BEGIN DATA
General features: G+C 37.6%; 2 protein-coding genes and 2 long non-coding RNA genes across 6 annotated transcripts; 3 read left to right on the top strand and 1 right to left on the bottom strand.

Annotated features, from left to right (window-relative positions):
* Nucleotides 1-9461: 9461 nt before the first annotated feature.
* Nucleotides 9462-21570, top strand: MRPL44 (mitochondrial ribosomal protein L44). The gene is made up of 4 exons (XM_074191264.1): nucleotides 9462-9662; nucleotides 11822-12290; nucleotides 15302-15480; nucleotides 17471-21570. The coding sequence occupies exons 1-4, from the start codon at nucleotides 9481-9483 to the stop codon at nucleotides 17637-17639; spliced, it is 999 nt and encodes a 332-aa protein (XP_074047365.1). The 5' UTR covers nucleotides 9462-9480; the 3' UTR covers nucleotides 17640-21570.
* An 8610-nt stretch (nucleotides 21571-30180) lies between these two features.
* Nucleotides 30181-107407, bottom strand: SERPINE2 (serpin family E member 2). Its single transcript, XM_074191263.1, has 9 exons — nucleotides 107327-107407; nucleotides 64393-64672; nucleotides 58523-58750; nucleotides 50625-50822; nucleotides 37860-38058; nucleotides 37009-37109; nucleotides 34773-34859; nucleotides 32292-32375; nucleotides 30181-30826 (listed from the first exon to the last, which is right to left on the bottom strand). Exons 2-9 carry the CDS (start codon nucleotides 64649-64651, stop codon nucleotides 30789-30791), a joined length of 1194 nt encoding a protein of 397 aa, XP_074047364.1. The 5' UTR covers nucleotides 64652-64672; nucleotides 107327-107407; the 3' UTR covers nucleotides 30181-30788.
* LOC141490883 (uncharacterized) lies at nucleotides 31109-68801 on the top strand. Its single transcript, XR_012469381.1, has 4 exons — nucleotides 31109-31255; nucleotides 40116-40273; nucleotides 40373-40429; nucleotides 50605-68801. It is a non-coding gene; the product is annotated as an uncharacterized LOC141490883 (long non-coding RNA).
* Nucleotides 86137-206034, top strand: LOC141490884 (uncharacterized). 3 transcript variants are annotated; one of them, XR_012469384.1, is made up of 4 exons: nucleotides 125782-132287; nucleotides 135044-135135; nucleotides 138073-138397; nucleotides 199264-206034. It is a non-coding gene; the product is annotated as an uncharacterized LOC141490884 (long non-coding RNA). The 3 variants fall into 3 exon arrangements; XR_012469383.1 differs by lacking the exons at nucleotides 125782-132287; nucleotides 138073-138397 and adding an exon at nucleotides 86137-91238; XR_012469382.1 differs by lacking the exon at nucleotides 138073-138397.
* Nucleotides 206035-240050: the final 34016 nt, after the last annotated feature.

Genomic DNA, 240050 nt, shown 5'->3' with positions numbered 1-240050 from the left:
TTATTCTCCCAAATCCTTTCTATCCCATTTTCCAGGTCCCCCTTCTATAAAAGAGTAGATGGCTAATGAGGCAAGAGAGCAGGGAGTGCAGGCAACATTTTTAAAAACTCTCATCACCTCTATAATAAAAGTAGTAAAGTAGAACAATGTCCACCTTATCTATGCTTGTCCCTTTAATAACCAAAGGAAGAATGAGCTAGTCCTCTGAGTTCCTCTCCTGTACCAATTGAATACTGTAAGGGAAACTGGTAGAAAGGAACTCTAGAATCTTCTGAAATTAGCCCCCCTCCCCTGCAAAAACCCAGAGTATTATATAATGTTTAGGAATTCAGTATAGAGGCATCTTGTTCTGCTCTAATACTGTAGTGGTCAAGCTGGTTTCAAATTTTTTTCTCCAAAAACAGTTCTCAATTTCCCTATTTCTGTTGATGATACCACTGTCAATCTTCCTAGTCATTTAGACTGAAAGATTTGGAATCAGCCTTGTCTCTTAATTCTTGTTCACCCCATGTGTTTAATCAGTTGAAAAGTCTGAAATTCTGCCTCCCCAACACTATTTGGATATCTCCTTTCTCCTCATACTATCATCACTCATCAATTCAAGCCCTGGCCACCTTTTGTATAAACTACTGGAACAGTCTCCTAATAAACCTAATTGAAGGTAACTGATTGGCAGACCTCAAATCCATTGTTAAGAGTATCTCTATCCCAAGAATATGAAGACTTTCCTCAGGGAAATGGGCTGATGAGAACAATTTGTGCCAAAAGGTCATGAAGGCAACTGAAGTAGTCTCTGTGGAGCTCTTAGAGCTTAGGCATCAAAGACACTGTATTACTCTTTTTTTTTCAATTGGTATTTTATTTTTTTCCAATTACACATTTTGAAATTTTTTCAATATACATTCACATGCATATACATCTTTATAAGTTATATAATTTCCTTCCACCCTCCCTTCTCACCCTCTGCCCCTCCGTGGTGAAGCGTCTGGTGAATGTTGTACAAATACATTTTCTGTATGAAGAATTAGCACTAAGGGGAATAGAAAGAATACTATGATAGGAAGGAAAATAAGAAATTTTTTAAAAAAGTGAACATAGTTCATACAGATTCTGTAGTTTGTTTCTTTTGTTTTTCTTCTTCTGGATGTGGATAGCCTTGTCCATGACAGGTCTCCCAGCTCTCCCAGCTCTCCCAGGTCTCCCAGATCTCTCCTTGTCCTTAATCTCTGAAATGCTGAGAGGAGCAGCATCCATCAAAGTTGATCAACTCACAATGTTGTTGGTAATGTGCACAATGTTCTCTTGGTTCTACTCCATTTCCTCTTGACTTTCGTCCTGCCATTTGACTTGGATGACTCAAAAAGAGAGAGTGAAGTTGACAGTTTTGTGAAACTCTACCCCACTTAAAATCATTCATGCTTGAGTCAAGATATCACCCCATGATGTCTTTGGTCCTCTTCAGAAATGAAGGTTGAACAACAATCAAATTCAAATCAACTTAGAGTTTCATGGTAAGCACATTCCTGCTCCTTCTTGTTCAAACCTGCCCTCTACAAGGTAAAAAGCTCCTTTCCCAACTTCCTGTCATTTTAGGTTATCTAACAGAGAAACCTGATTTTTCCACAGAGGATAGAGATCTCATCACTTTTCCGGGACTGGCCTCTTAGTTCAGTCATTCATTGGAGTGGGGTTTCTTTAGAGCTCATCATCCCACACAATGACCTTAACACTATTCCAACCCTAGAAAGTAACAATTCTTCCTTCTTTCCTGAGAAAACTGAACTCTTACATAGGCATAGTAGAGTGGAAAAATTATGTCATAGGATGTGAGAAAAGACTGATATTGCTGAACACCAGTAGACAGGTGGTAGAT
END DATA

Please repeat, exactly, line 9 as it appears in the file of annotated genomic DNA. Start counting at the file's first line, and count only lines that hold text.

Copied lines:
* Nucleotides 206035-240050: the final 34016 nt, after the last annotated feature.